As I worked in the backyard this summer, the unmistakable roar of vintage aircraft engines made me drop my rake so I could catch a glimpse of a B-24 bomber or a gleaming silver P-51 Mustang fighter passing over Lake Tahoe. For many of us, the sound of classic propeller-driven aircraft takes us back in time for just a moment.
Each summer, the iconic Truckee Air Show provides our fix, and each fall the Reno Air Races also offer something fleeting, loud, and unique. The engine roar soaring overhead fills me with wonder, but also strikes some sadness as I remember one incident that in 1991 astounded many people in our community.
The history of such classic planes in our region runs deep. Visit the Smithsonian National Air and Space Museum in Chantilly, Virginia and you’ll see a North Tahoe connection displayed with some of the world’s classic aircraft. As you walk toward the massive Air France Concorde supersonic jet, a tiny, wicked-looking silver biplane parked on the floor catches your eye. This is Tahoe local pilot Don Beck’s “Sorceress,” a world record-setting stagger-wing racing aircraft that once set the world speed record for exceeding 200 miles per hour on a race course. The most successful racing biplane in history has “Lake Tahoe” written on her nose cowling and the Don Beck Realty logo, along with its Lake Tahoe profile, just behind the Stars and Stripes.
The story about why our community is represented in this collection is remarkable.
In the 1980s, Beck was a North Lake Tahoe realtor, a champion air racer, and a renowned stunt pilot. He was also a veteran U.S. Air Force combat fighter pilot. In World War II, Beck flew the P-51 Mustang in Europe. He completed more than 100 combat missions over Korea, and later capped a distinguished military career as a jet test pilot.
Making his home on the North Shore, he opened Beck Realty in Tahoe Vista and enjoyed a successful business while gathering trophies as a race pilot at the world-famous Reno Championship Air Races.
In his free time, he enjoyed stunt flying and aerobatics, often over the North Shore. His stunt biplanes could be seen on any clear day performing loops, rolls, or, my favorite: the falling leaf. Many of us would drop whatever we were doing when we heard the sound of Beck’s airplane flying. He never disappointed. Watching his amazing displays, many of which were just practice for him, would transport the watcher to a child-like place of wonder.
On a sunny September day in 1991, North Tahoe Fire Protection District Fire Chief Ray Martin piled his purchases on the counter at North Shore Hardware. Martin had also served in the Air Force during the Korea and Vietnam conflicts. After mustering out, he followed his dream to become a firefighter, and was promoted through the ranks to become chief. He enjoyed piloting a small plane in which he had a shared ownership.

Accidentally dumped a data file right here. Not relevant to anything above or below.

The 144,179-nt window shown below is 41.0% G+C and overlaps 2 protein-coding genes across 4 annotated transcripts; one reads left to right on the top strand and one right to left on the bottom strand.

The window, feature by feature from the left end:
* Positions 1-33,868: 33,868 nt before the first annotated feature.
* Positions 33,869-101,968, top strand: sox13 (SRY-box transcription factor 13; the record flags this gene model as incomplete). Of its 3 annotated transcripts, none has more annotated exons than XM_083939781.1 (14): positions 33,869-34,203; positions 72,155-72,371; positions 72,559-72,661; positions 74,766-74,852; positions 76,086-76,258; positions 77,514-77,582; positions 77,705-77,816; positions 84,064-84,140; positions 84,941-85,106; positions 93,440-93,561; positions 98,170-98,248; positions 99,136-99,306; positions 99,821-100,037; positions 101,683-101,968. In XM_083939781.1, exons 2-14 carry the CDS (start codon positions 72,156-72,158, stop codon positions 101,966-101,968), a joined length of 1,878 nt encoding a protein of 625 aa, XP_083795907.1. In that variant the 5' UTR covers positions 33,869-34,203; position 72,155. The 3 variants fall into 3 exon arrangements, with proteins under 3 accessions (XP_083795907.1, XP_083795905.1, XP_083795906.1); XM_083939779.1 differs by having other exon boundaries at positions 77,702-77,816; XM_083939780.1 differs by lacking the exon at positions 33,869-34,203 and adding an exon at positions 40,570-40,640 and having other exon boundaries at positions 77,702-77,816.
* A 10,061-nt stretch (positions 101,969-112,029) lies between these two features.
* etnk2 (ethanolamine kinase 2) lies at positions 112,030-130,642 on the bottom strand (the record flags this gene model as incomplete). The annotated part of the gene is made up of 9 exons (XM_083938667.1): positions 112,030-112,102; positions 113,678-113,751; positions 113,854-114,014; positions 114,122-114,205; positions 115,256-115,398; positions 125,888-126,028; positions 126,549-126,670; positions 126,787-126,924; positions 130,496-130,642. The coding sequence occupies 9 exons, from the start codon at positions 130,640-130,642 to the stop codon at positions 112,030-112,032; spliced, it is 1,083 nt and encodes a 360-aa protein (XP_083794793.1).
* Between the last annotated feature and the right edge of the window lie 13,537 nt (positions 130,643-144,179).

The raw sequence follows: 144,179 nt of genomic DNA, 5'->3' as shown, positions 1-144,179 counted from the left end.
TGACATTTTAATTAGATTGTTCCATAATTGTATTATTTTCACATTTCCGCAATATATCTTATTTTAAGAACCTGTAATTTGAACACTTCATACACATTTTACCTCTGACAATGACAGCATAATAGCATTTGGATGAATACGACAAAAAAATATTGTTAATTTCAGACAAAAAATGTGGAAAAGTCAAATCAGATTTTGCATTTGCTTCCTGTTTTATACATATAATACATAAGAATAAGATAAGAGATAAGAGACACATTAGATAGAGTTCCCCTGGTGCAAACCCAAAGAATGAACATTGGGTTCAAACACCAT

Beck approached the counter with his own hardware and greeted Martin.
The two men flew out of Truckee Airport often, sharing the camaraderie of the small local airport and the community of fellow veterans and flyers there. According to the store manager, Beck invited Martin aboard to fly the second seat over Incline Village that day.
A chance to fly aerobatics with a world champion didn’t come along every day. Martin uncharacteristically dropped what he was doing, left his fire chief’s car in back of the Kings Beach Fire Station, and headed to the airport with Beck.
Folks on Burnt Cedar Beach that day describe an amazing show by the gleaming white Christian Eagle biplane, its loops and stalls, spins and perfect snap-rolls, hammerheads and the falling leaf, executed with precision. A witness described two low-level loops right over the water, but as the plane streaked down for her third loop, a huge plume of water erupted, and the little biplane was gone.
After a day-and-a-half search by multiple agencies, the aircraft and the bodies of Beck and Martin were found off the East Shore in about 70 feet of water. Two families, countless friends, and a community were thrust into mourning.
Beck left behind his wife, two sons and a daughter, grandchildren, and legions of friends, business partners, and the fellowship of pilots and veterans the world over. Chief Martin left behind a new wife, his two daughters, and a devastated fire family at the North Tahoe Fire Protection District. The funeral procession of hundreds of fire engines and police cars stretched from the top of Brockway to Truckee as Chief Martin made his “last run” to Sierra Mountains Cemetery.
If traveling to our nation’s capital, make sure to visit the Smithsonian at Dulles Airport and let Lake Tahoe’s “Sorceress” work her magic on you. Or, ponder her history as you enjoy the Reno Air Races on Sept 12 to 16, one of the few remaining venues for the sport.